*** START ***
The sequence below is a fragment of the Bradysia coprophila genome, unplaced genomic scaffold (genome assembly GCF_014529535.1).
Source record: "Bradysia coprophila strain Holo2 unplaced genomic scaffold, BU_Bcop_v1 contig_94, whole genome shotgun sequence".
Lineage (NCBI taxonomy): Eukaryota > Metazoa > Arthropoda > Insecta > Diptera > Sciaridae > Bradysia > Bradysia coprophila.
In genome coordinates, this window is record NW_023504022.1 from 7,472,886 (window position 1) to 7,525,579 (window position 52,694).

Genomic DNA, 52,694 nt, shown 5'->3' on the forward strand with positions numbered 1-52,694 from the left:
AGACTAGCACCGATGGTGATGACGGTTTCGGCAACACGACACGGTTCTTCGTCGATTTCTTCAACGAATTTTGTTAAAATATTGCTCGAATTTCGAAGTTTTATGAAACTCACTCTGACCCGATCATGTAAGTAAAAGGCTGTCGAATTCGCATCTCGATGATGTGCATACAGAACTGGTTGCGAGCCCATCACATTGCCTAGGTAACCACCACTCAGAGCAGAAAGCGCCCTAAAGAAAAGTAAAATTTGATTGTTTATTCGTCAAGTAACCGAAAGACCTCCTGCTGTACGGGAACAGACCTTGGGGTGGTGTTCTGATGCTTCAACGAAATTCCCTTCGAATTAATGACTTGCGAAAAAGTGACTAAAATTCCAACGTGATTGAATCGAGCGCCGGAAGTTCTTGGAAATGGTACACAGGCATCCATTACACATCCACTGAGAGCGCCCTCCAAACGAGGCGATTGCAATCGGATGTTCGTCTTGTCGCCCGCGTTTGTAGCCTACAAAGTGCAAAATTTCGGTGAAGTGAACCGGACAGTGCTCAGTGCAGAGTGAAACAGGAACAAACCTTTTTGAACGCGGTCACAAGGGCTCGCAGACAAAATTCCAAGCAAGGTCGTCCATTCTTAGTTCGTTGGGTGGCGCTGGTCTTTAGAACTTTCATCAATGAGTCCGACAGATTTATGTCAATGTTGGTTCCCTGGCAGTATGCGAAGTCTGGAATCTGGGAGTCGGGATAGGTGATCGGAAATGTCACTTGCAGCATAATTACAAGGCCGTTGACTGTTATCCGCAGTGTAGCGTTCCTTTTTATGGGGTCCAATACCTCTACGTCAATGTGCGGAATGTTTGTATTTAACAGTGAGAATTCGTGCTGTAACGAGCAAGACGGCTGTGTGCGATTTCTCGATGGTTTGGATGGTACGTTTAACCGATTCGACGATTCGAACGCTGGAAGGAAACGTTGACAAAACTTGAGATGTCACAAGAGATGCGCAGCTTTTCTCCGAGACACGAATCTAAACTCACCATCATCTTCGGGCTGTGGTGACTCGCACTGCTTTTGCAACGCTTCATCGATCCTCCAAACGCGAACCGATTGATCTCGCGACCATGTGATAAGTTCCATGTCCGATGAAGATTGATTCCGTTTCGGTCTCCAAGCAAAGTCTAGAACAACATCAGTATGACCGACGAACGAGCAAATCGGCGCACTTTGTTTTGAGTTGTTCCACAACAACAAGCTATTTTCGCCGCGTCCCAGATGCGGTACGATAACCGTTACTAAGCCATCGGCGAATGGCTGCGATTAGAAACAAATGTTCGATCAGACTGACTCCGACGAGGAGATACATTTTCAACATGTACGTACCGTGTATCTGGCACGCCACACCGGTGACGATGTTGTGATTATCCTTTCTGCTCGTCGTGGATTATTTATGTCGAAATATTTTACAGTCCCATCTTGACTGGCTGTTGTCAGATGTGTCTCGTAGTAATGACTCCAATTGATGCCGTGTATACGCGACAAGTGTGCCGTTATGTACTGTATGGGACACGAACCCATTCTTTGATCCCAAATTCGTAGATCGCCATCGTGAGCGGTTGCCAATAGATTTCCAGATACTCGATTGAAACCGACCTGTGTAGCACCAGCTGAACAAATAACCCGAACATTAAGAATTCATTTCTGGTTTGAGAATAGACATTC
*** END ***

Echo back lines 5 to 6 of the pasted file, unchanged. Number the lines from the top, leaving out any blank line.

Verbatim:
Genomic DNA, 52,694 nt, shown 5'->3' on the forward strand with positions numbered 1-52,694 from the left:
AGACTAGCACCGATGGTGATGACGGTTTCGGCAACACGACACGGTTCTTCGTCGATTTCTTCAACGAATTTTGTTAAAATATTGCTCGAATTTCGAAGTTTTATGAAACTCACTCTGACCCGATCATGTAAGTAAAAGGCTGTCGAATTCGCATCTCGATGATGTGCATACAGAACTGGTTGCGAGCCCATCACATTGCCTAGGTAACCACCACTCAGAGCAGAAAGCGCCCTAAAGAAAAGTAAAATTTGATTGTTTATTCGTCAAGTAACCGAAAGACCTCCTGCTGTACGGGAACAGACCTTGGGGTGGTGTTCTGATGCTTCAACGAAATTCCCTTCGAATTAATGACTTGCGAAAAAGTGACTAAAATTCCAACGTGATTGAATCGAGCGCCGGAAGTTCTTGGAAATGGTACACAGGCATCCATTACACATCCACTGAGAGCGCCCTCCAAACGAGGCGATTGCAATCGGATGTTCGTCTTGTCGCCCGCGTTTGTAGCCTACAAAGTGCAAAATTTCGGTGAAGTGAACCGGACAGTGCTCAGTGCAGAGTGAAACAGGAACAAACCTTTTTGAACGCGGTCACAAGGGCTCGCAGACAAAATTCCAAGCAAGGTCGTCCATTCTTAGTTCGTTGGGTGGCGCTGGTCTTTAGAACTTTCATCAATGAGTCCGACAGATTTATGTCAATGTTGGTTCCCTGGCAGTATGCGAAGTCTGGAATCTGGGAGTCGGGATAGGTGATCGGAAATGTCACTTGCAGCATAATTACAAGGCCGTTGACTGTTATCCGCAGTGTAGCGTTCCTTTTTATGGGGTCCAATACCTCTACGTCAATGTGCGGAATGTTTGTATTTAACAGTGAGAATTCGTGCTGTAACGAGCAAGACGGCTGTGTGCGATTTCTCGATGGTTTGGATGGTACGTTTAACCGATTCGACGATTCGAACGCTGGAAGGAAACGTTGACAAAACTTGAGATGTCACAAGAGATGCGCAGCTTTTCTCCGAGACACGAATCTAAACTCACCATCATCTTCGGGCTGTGGTGACTCGCACTGCTTTTGCAACGCTTCATCGATCCTCCAAACGCGAACCGATTGATCTCGCGACCATGTGATAAGTTCCATGTCCGATGAAGATTGATTCCGTTTCGGTCTCCAAGCAAAGTCTAGAACAACATCAGTATGACCGACGAACGAGCAAATCGGCGCACTTTGTTTTGAGTTGTTCCACAACAACAAGCTATTTTCGCCGCGTCCCAGATGCGGTACGATAACCGTTACTAAGCCATCGGCGAATGGCTGCGATTAGAAACAAATGTTCGATCAGACTGACTCCGACGAGGAGATACATTTTCAACATGTACGTACCGTGTATCTGGCACGCCACACCGGTGACGATGTTGTGATTATCCTTTCTGCTCGTCGTGGATTATTTATGTCGAAATATTTTACAGTCCCATCTTGACTGGCTGTTGTCAGATGTGTCTCGTAGTAATGACTCCAATTGATGCCGTGTATACGCGACAAGTGTGCCGTTATGTACTGTATGGGACACGAACCCATTCTTTGATCCCAAATTCGTAGATCGCCATCGTGAGCGGTTGCCAATAGATTTCCAGATACTCGATTGAAACCGACCTGTGTAGCACCAGCTGAACAAATAACCCGAACATTAAGAATTCATTTCTGGTTTGAGAATAGACATTC